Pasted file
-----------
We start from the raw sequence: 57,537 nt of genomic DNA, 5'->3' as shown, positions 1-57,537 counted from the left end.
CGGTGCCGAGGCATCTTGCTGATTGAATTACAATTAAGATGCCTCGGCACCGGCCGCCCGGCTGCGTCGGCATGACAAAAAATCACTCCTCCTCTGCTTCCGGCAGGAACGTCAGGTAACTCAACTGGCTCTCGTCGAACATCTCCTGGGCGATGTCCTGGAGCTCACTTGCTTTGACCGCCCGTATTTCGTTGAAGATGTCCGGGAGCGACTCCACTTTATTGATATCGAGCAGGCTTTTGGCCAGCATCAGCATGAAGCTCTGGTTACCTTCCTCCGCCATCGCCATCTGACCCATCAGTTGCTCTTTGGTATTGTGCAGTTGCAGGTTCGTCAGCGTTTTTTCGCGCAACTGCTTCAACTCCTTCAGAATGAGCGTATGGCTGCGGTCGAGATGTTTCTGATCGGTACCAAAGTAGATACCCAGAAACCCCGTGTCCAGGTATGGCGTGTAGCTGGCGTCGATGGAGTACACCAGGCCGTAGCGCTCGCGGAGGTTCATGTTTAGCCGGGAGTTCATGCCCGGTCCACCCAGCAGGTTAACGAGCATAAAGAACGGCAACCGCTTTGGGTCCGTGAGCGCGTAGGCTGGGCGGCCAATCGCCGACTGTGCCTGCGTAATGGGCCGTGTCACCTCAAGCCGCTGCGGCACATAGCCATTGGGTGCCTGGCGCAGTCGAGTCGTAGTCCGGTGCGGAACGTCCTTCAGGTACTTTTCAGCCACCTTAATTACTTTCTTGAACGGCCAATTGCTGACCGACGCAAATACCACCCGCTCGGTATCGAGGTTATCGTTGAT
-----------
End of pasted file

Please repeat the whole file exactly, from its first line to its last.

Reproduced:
We start from the raw sequence: 57,537 nt of genomic DNA, 5'->3' as shown, positions 1-57,537 counted from the left end.
CGGTGCCGAGGCATCTTGCTGATTGAATTACAATTAAGATGCCTCGGCACCGGCCGCCCGGCTGCGTCGGCATGACAAAAAATCACTCCTCCTCTGCTTCCGGCAGGAACGTCAGGTAACTCAACTGGCTCTCGTCGAACATCTCCTGGGCGATGTCCTGGAGCTCACTTGCTTTGACCGCCCGTATTTCGTTGAAGATGTCCGGGAGCGACTCCACTTTATTGATATCGAGCAGGCTTTTGGCCAGCATCAGCATGAAGCTCTGGTTACCTTCCTCCGCCATCGCCATCTGACCCATCAGTTGCTCTTTGGTATTGTGCAGTTGCAGGTTCGTCAGCGTTTTTTCGCGCAACTGCTTCAACTCCTTCAGAATGAGCGTATGGCTGCGGTCGAGATGTTTCTGATCGGTACCAAAGTAGATACCCAGAAACCCCGTGTCCAGGTATGGCGTGTAGCTGGCGTCGATGGAGTACACCAGGCCGTAGCGCTCGCGGAGGTTCATGTTTAGCCGGGAGTTCATGCCCGGTCCACCCAGCAGGTTAACGAGCATAAAGAACGGCAACCGCTTTGGGTCCGTGAGCGCGTAGGCTGGGCGGCCAATCGCCGACTGTGCCTGCGTAATGGGCCGTGTCACCTCAAGCCGCTGCGGCACATAGCCATTGGGTGCCTGGCGCAGTCGAGTCGTAGTCCGGTGCGGAACGTCCTTCAGGTACTTTTCAGCCACCTTAATTACTTTCTTGAACGGCCAATTGCTGACCGACGCAAATACCACCCGCTCGGTATCGAGGTTATCGTTGAT